Fat Man is the codename for the atomic bomb that was detonated over Nagasaki, Japan, by the United States on August 9, 1945. It was the second of the only two nuclear weapons to be used in warfare to date, the other being Little Boy, and its detonation caused the third man-made nuclear explosion. It was an implosion-type weapon with a plutonium core.
Fat Man was dropped from the B-29 bomber Bockscar, piloted by Major Charles Sweeney of the 393d Bombardment Squadron, Heavy, and exploded at 11:02 AM, at an altitude of about 1,650 feet, with a yield of about 21 kilotons of TNT or 88 terajoules. Because of poor visibility due to cloud cover, the bomb missed its intended detonation point, and damage was somewhat less extensive than that in Hiroshima. An estimated 39,000 people were killed outright by the bombing at Nagasaki, and a further 25,000 were injured. Thousands more died later from related blast and burn injuries, and hundreds more from radiation illnesses from exposure to the bomb’s initial radiation. The bombing raid on Nagasaki had the third highest fatality rate in World War II after the nuclear strike on Hiroshima and the March 9/10 1945 fire bombing raid on Tokyo.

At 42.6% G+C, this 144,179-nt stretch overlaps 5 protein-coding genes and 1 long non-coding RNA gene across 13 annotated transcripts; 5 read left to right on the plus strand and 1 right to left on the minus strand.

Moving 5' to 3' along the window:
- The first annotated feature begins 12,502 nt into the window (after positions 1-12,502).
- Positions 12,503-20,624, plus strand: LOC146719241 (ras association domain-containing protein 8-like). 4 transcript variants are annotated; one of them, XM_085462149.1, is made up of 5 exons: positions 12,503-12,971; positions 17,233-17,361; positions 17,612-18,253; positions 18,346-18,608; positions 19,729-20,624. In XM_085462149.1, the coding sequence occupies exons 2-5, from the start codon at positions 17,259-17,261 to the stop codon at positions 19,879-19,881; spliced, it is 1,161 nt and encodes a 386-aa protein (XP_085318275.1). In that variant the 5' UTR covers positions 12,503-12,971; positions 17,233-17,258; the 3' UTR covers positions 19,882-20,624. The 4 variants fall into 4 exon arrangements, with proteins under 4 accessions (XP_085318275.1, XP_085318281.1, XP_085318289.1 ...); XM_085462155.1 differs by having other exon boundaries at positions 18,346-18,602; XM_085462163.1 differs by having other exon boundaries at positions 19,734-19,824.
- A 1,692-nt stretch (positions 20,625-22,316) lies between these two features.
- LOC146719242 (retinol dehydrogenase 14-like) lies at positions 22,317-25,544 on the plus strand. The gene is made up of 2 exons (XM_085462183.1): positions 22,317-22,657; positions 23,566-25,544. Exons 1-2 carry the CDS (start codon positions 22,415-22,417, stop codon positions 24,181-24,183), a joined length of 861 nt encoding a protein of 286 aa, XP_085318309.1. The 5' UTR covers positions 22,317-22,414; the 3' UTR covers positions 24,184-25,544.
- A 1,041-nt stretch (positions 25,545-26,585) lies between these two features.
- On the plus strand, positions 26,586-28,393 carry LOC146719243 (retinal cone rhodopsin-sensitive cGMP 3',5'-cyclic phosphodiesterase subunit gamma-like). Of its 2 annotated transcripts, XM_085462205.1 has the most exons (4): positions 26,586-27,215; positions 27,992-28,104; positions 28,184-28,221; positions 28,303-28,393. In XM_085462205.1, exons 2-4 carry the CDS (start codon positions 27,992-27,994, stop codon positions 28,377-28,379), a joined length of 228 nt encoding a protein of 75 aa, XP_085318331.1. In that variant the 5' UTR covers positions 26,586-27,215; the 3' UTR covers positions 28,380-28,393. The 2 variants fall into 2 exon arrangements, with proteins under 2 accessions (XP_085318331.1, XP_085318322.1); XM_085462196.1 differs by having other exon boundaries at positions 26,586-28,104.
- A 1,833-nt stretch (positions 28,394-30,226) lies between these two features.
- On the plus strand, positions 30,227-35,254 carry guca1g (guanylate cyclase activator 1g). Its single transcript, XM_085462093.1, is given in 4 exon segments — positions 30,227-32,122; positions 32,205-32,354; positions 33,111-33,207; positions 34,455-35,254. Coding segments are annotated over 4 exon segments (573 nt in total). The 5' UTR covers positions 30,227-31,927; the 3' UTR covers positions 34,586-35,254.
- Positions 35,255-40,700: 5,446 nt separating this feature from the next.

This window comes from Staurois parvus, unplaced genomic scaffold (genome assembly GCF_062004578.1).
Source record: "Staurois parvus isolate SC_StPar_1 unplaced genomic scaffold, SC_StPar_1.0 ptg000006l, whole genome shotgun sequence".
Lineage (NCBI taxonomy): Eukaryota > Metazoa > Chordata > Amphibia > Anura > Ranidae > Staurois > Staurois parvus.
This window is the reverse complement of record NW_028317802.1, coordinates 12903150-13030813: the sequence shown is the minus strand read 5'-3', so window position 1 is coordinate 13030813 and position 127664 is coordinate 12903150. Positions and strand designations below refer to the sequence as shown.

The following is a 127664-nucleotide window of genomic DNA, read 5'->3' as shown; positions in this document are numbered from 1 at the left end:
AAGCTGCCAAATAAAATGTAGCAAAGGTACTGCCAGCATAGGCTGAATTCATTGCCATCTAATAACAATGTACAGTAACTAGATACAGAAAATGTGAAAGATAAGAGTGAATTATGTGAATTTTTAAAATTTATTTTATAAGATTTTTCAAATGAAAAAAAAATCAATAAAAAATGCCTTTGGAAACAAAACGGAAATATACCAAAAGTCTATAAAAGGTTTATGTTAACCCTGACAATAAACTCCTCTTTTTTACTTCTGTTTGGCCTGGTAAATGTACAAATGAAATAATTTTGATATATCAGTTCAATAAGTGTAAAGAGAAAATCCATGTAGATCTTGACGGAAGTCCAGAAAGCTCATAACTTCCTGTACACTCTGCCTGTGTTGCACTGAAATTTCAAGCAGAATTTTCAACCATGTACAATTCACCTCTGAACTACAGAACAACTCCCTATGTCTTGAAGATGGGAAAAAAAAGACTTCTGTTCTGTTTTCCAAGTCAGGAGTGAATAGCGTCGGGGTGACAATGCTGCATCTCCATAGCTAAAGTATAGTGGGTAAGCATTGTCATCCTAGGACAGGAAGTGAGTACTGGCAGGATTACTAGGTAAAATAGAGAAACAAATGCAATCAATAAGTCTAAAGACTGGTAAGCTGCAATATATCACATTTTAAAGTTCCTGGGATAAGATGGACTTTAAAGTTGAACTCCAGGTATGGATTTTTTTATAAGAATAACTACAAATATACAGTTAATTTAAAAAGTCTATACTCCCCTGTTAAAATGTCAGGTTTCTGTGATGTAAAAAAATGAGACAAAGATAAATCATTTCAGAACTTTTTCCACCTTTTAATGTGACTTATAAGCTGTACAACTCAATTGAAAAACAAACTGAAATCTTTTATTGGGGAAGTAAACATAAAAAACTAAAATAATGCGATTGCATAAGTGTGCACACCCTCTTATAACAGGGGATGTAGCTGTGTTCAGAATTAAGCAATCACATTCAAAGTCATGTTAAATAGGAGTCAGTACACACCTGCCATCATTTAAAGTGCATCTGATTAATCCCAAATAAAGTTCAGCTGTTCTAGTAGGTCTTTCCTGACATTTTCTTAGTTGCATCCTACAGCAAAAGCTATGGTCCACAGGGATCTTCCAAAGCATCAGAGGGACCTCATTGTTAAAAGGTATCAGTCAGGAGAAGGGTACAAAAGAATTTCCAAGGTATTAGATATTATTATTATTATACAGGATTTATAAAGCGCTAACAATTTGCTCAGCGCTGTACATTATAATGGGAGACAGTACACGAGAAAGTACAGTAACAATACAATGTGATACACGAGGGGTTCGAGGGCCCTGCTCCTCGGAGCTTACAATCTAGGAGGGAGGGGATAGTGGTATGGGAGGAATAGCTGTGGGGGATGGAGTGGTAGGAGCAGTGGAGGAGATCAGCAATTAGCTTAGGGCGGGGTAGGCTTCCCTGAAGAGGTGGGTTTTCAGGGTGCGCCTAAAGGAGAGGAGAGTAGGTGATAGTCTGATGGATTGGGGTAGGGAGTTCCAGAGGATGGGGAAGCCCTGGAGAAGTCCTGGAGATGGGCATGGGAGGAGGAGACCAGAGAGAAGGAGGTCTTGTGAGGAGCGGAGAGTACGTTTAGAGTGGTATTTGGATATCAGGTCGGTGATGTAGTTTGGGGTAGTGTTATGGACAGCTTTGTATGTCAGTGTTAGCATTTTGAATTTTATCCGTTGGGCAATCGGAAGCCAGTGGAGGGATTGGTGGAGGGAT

Ivy King was the largest pure fission nuclear bomb ever tested by the United States. The bomb was tested during the Truman administration as part of Operation Ivy. This series of tests involved the development of very powerful nuclear weapons in response to the nuclear weapons program of the Soviet Union.